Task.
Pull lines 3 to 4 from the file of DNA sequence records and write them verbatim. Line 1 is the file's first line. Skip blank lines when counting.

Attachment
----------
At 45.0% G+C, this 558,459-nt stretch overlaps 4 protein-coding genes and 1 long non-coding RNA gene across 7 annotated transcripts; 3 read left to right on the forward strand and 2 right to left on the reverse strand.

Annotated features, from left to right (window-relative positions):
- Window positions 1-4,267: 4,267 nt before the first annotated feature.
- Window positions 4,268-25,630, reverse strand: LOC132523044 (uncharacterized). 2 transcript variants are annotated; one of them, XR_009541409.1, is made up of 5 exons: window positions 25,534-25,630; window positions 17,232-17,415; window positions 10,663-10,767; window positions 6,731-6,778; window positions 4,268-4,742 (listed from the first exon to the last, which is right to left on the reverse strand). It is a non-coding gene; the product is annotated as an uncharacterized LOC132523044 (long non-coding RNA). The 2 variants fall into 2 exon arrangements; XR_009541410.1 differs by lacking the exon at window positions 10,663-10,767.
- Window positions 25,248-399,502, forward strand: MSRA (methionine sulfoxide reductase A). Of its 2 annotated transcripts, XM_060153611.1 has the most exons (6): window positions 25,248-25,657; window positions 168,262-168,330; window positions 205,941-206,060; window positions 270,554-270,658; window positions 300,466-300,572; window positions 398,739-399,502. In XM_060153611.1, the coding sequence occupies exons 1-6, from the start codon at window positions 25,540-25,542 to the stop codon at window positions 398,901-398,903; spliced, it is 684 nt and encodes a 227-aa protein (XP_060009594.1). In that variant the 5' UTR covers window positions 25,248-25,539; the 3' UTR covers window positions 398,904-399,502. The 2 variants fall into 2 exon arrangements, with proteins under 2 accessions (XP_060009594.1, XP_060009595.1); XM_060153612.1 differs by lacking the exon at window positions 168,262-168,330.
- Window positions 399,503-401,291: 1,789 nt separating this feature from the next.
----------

- Window positions 1-4,267: 4,267 nt before the first annotated feature.
- Window positions 4,268-25,630, reverse strand: LOC132523044 (uncharacterized). 2 transcript variants are annotated; one of them, XR_009541409.1, is made up of 5 exons: window positions 25,534-25,630; window positions 17,232-17,415; window positions 10,663-10,767; window positions 6,731-6,778; window positions 4,268-4,742 (listed from the first exon to the last, which is right to left on the reverse strand). It is a non-coding gene; the product is annotated as an uncharacterized LOC132523044 (long non-coding RNA). The 2 variants fall into 2 exon arrangements; XR_009541410.1 differs by lacking the exon at window positions 10,663-10,767.